Your M (model) is a collection of properties. You can implement setters and getters, but honestly, most of the time I can just write a header file and not even touch the implementation file. Alternatively, you can use Core Data to do the same sorts of things, but, at least in my experience, Core Data tends to be overkill. If you're dealing with writing huge databases that need to be saved and opened and searched and scanned and relationships to be maintained and on and on, then Core Data is probably right for your app. Otherwise, it's probably overkill and you'll waste time trying to figure out how it works when you could instead actually be making your app a different way.

Your V (view) is often just a collection of .xib files. If you want to make a brand new UI component, then you might have to actually code it yourself, but outside of games, the components you can drag and drop from AppKit (or UIKit) into your .xib file are generally adequate.

Your C (controller) is where your logic goes. They manage interactions between your models and views.

Protocols/delegation are what keep your model and views reusable. You write protocols for your data objects and for your view objects (assuming you had to make some) so that they can recognize actions that they need to inform your controller about. You then have your controller assign itself as a delegate for your data objects and view objects and have it implement the delegate methods.

chown33
Jun 2, 2013, 01:58 PM
See this:
Cocoa Core Competencies (http://developer.apple.com/library/ios/#documentation/General/Conceptual/DevPedia-CocoaCore/Accessibility.html)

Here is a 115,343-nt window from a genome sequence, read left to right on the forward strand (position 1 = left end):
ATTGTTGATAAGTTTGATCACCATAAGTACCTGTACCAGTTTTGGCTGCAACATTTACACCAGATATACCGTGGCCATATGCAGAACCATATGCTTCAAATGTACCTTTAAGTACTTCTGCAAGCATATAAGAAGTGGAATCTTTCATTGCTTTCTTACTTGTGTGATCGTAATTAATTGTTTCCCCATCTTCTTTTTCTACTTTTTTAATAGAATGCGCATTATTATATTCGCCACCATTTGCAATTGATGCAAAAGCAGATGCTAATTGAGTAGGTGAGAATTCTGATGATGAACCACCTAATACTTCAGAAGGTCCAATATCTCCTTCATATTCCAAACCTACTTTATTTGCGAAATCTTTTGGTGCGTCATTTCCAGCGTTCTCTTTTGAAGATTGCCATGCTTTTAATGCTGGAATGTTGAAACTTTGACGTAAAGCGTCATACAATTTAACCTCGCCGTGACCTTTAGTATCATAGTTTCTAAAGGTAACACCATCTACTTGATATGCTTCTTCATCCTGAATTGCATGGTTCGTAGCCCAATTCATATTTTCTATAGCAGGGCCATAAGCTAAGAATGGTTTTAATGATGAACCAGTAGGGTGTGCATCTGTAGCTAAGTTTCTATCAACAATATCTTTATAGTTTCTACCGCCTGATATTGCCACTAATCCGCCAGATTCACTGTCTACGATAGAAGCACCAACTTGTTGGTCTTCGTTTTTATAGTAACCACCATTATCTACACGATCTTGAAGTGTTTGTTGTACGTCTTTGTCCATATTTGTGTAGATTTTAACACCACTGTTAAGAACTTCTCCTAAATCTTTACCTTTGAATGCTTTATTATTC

It has brief individual articles on Delegation, MVC, and many other fundamentals. Each article then has links to reference documentation on each subject.


For examples, look at Apple's sample code.

The reference docs often have links to specific samples. For example, the reference doc for NSArray links to 5 sample code projects. Find the links by finding the word "sample" on the page.

Senor Cuete
Jun 2, 2013, 08:56 PM
What mean "we", whiteman - Tonto

PatrickCocoa
Jun 3, 2013, 01:38 PM
Stop reading. Start coding.

ArtOfWarfare
Jun 3, 2013, 02:03 PM
Stop reading. Start coding.

Good suggestion.

I think if I write a book going from nothing to everything on programming, I'm going to have the person write a program with a terrible structure near the beginning, then in the end suggest they add some feature that should be trivial were it well coded (but it's not so the task is basically impossible), then cover MVC, scrap the entire terribly structured code and have them do it over with proper MVC.

larswik
Jun 3, 2013, 06:40 PM
Are you starting to learn programming with Objective C? If so I would think about starting simpler with C and understanding that before you move on. I start with objective C and got lost real fast. I stepped back to C and when I understood that I moved to Object C and it was much easier to understand.

firewood
Jun 3, 2013, 07:10 PM
There is no console. Your app doesn't call the OS and tell it what to do. Cocoa is event driven. Thus the OS calls your app when the OS is good and ready. Delegates are what the OS (and customized objects) call when they want to do something. You don't get to code what your app does in the app delegate. You get to figure out what OS events you want to respond to, and make delegate method functions so that your app responds.

Learn this. Or give up and go back to doing ancient-style Linux command line tools.